Degree Type

Thesis

Date of Award

2009

Degree Name

Master of Science

Department

Genetics, Development and Cell Biology

First Advisor

Patrick S. Schnable

Abstract

Maize (Zea mays subsp mays) was domesticated from teosinte (Z. mays subsp parviglumis) in southern Mexico between 6,000 and 9,000 years ago (Matsuoka et al., 2002; Sluyter and Dominguez, 2006). Both domestication and crop improvement involved selection of specific alleles at genes, resulting in reduced genetic diversity in the genes controlling key morphological and agronomic traits. This is termed the "genetic bottleneck". We coupled the approaches of molecular population genetics with reverse genetics to associate genes with phenotypes. More than 16,000 primer pairs were subjected to gel and temperature gradient capillary electrophoresis (TGCE)-based assays. This screen identified 73 genes that contain zero sequence diversity (ZSD) fragments. They are monomorphic among 59 diverse maize lines, but polymorphic among 9 teosinte lines. Therefore, they are candidate domestication-related genes. Using 3,000 Mutator-insertion lines, a large-scaled screen for Mu transposon insertions in domestication candidate genes was performed. Our data supports the bottleneck model and at least 0.5% of maize genes are under selection during maize domestication based on our test. Phenotypic analysis of plants homozygous for the Mu-insertion alleles of the domestication candidate genes are underway.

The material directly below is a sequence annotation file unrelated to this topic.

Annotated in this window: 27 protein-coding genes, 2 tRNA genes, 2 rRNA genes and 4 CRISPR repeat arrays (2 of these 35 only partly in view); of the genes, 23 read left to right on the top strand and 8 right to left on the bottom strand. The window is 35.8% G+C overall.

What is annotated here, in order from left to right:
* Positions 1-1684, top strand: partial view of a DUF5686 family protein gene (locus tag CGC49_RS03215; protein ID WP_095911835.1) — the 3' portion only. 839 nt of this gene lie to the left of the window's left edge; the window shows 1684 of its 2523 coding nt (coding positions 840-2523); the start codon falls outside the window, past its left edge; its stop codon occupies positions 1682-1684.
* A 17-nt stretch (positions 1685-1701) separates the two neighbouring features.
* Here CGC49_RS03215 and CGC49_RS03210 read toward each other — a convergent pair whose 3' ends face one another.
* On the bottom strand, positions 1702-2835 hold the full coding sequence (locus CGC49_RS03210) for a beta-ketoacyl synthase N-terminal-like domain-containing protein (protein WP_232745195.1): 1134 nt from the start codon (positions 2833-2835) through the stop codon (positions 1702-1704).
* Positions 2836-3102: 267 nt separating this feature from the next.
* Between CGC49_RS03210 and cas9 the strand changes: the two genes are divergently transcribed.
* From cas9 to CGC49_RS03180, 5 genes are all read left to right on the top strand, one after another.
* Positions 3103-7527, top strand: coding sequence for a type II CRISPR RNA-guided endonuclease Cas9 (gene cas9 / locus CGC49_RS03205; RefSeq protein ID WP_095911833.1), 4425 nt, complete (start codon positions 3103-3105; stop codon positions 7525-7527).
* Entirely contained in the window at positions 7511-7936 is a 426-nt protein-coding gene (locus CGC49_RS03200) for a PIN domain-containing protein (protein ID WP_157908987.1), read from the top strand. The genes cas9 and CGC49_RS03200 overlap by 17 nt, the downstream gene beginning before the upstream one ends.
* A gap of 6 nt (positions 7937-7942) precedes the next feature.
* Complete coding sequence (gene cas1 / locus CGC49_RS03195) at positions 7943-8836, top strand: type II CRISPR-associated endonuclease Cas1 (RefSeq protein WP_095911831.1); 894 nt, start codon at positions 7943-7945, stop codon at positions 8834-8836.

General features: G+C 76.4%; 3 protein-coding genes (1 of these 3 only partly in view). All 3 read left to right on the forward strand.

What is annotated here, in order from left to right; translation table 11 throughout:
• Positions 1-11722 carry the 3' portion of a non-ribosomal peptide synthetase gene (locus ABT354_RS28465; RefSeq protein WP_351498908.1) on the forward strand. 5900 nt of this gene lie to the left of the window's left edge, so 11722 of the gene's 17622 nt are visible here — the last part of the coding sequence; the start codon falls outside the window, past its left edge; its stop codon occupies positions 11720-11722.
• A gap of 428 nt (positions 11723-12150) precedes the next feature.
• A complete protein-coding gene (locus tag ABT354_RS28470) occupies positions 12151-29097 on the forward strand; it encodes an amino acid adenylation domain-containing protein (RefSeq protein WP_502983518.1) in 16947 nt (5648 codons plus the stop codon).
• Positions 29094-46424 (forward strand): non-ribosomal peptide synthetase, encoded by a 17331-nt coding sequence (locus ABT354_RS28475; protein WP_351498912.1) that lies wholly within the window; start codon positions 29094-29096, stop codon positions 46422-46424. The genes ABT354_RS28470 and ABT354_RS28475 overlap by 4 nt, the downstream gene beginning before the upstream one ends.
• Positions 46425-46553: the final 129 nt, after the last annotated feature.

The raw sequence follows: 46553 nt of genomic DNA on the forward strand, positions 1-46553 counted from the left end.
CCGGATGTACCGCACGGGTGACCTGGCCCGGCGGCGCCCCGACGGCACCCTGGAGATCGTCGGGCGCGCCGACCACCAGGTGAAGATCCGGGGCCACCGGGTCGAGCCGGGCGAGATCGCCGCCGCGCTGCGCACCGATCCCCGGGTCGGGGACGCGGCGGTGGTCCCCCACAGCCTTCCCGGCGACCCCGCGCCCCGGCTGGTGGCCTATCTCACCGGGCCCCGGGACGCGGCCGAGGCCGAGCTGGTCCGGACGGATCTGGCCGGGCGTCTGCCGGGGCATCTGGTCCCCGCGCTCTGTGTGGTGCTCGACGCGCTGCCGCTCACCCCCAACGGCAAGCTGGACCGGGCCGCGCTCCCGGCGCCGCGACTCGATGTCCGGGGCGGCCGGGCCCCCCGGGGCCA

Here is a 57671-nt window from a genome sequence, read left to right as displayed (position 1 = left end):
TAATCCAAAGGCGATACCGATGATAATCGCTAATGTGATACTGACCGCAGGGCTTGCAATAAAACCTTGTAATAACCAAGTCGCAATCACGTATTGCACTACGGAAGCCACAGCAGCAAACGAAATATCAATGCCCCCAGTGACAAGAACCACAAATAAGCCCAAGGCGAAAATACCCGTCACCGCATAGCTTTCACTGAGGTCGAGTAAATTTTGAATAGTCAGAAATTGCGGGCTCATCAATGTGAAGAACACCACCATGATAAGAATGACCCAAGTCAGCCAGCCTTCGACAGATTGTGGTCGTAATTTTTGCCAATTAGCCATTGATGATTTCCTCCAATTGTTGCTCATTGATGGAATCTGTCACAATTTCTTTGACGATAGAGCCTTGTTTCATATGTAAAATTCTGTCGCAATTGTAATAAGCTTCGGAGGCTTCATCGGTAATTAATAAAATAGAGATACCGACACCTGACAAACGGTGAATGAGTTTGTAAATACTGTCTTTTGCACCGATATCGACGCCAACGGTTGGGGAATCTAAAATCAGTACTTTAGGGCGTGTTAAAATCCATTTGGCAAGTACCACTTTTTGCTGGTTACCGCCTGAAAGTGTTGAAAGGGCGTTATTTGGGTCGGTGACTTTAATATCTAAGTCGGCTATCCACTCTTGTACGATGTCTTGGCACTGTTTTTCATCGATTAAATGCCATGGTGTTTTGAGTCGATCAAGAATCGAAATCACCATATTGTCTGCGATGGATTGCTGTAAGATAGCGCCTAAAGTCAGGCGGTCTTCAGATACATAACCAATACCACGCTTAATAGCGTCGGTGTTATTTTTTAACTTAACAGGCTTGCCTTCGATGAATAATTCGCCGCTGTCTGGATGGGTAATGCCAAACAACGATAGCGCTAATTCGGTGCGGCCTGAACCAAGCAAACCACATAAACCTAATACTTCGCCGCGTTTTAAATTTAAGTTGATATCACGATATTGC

We also detected two other interesting features in the maize genome: First, the existence of nearly identical paralogs (NIPs) and "orphan" genes. Our data suggested that at least ~1% of maize genes are members of a NIP family, defined as paralogous genes that exhibit >=98% identity (Emrich et al. 2007). Members of a NIP family are expressed and in some instances, members of a given NIP family exhibit differential patterns of gene expression. NIPs may have played important roles during the evolution and domestication of maize. NIPs expression data supports subfunctionalization model for duplicated genes. Besides, NIPs were also detected in other maize inbred lines. Second, ~400 "orphan" transcripts were captured via 454 sequencing of cDNA, isolated using laser capture microdissection (LCM) from functionally important shoot apical meristems (SAMs). The expression of 27 randomly picked cDNA was validated via RT-PCR. Expression of 20 of these SAM-expressed genes (~74%) were not detected in meristem-rich immature ears.

454 sequenced cDNAs, isolated by LCM from B73 and Mo17 SAM, enabled us to detect gene-associated SNPs, which escaped previous tests.

DOI

https://doi.org/10.31274/etd-180810-1013

Copyright Owner

Li Li

Language

en

Date Available

2012-04-30

File Format

application/pdf

File Size

98 pages

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